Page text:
Later there another fixup is called:
fixup_result := dbms_preup.run_fixup('post_dictionary');
This in that case that function is run:

-- *****************************************************************
--     This check recommends re-gathering dictionary stats post upgrade
--     The logic in the query is:  Check if statistics has been taken
--     after upgrade, if not report it and generate the fixup in the
--     postupgrade fixup script, after the fixup run, it will not fail
--     and therefore it will report this check as successfull.
-- *****************************************************************
FUNCTION post_dictionary_check          (result_txt OUT VARCHAR2) RETURN NUMBER
dictionary_stats_recent  NUMBER := 0;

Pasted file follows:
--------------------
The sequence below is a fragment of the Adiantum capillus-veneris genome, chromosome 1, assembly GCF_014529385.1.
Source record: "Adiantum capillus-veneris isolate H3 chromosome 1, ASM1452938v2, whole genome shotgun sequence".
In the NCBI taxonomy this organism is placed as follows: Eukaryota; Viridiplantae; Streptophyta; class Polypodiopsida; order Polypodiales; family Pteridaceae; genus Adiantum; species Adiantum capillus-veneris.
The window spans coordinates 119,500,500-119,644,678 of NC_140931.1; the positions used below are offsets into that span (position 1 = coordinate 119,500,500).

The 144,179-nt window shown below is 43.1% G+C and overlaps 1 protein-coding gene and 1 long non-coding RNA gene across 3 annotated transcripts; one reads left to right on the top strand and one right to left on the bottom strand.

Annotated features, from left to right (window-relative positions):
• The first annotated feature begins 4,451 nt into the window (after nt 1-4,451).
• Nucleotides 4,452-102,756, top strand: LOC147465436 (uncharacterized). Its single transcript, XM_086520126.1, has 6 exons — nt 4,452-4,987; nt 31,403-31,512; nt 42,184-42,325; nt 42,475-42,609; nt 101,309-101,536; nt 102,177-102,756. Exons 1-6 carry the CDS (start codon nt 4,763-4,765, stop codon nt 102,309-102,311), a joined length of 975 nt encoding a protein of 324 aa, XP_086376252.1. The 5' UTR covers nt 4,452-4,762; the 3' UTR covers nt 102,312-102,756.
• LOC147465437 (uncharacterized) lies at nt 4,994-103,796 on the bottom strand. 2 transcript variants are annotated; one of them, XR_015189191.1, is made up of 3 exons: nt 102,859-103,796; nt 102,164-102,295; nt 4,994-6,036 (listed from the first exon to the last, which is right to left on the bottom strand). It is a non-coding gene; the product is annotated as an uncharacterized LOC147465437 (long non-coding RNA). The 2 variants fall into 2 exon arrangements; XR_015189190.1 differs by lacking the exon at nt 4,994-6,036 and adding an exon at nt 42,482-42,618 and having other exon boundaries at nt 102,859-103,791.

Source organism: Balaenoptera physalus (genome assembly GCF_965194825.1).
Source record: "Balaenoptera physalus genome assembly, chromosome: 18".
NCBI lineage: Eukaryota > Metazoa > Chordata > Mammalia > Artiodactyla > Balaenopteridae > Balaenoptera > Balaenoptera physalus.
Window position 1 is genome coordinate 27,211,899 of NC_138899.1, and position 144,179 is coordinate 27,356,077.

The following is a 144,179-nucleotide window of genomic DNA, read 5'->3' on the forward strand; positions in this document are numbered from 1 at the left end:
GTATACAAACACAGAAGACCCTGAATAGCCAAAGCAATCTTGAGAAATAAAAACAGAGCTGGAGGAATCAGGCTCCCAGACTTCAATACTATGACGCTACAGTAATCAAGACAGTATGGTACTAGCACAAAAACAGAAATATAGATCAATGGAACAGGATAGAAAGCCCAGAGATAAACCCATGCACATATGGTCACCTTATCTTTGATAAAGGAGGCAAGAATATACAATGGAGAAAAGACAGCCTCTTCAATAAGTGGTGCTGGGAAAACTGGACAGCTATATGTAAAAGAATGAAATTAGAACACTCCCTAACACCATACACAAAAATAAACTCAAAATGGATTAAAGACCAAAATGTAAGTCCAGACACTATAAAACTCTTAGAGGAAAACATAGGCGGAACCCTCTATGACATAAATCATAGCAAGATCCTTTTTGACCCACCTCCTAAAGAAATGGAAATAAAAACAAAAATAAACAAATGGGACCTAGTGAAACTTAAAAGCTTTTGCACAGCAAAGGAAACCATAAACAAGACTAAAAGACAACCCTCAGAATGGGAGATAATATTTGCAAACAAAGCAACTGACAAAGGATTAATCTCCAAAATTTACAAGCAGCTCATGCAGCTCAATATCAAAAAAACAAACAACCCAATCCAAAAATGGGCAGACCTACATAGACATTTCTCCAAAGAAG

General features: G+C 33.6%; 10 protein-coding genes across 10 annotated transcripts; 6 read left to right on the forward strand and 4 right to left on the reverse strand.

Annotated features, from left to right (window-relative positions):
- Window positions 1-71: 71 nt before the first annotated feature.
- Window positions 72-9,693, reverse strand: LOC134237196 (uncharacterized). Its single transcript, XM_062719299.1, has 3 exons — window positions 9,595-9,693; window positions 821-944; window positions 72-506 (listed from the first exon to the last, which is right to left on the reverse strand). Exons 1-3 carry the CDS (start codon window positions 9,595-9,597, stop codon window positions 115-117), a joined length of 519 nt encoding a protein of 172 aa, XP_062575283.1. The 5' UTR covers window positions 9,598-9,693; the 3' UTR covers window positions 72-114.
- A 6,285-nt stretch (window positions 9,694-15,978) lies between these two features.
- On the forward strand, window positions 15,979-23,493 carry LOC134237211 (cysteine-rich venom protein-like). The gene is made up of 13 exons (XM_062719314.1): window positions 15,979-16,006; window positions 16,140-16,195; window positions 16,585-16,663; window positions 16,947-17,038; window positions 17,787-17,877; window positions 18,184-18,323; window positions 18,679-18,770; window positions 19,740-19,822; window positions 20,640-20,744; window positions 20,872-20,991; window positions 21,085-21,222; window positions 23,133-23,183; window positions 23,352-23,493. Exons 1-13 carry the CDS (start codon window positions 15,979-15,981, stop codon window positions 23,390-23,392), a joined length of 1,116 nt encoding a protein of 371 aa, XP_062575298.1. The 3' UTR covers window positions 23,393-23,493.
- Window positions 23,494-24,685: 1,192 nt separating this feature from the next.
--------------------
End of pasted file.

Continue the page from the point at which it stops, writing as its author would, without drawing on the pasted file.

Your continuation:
correct_version boolean := TRUE;

  IF dbms_registry_extended.compare_versions(db_version_4_dots, C_ORACLE_HIGH_VERSION_4_DOTS, 4) < 0 THEN
     correct_version := FALSE;

     ' select 1 from dual where exists(
              select distinct operation
                from DBA_OPTSTAT_OPERATIONS
                        where operation =''gather_dictionary_stats''
                        and start_time > (select max(OPTIME) from registry$log where cid =''UPGRD_END'')) '
      INTO dictionary_stats_recent;

After all this, I STILL recommend to use LATEST preupgrade.jar,
unzip it to proper $ORACLE_HOME/rdbms/admin,
execute it as documented
and don't mess around with it!
Don't mess around with it unless Oracle Support says so (or you take all the unforseen side effects on your credits).

Donnerstag, 11. Oktober 2018

SQL Real Time Monitoring pure HTML report (thanks to SQLDeveloper 18.3)

Yesterday (from the writing of this post perspective) SQLDeveloper 18.3 came out.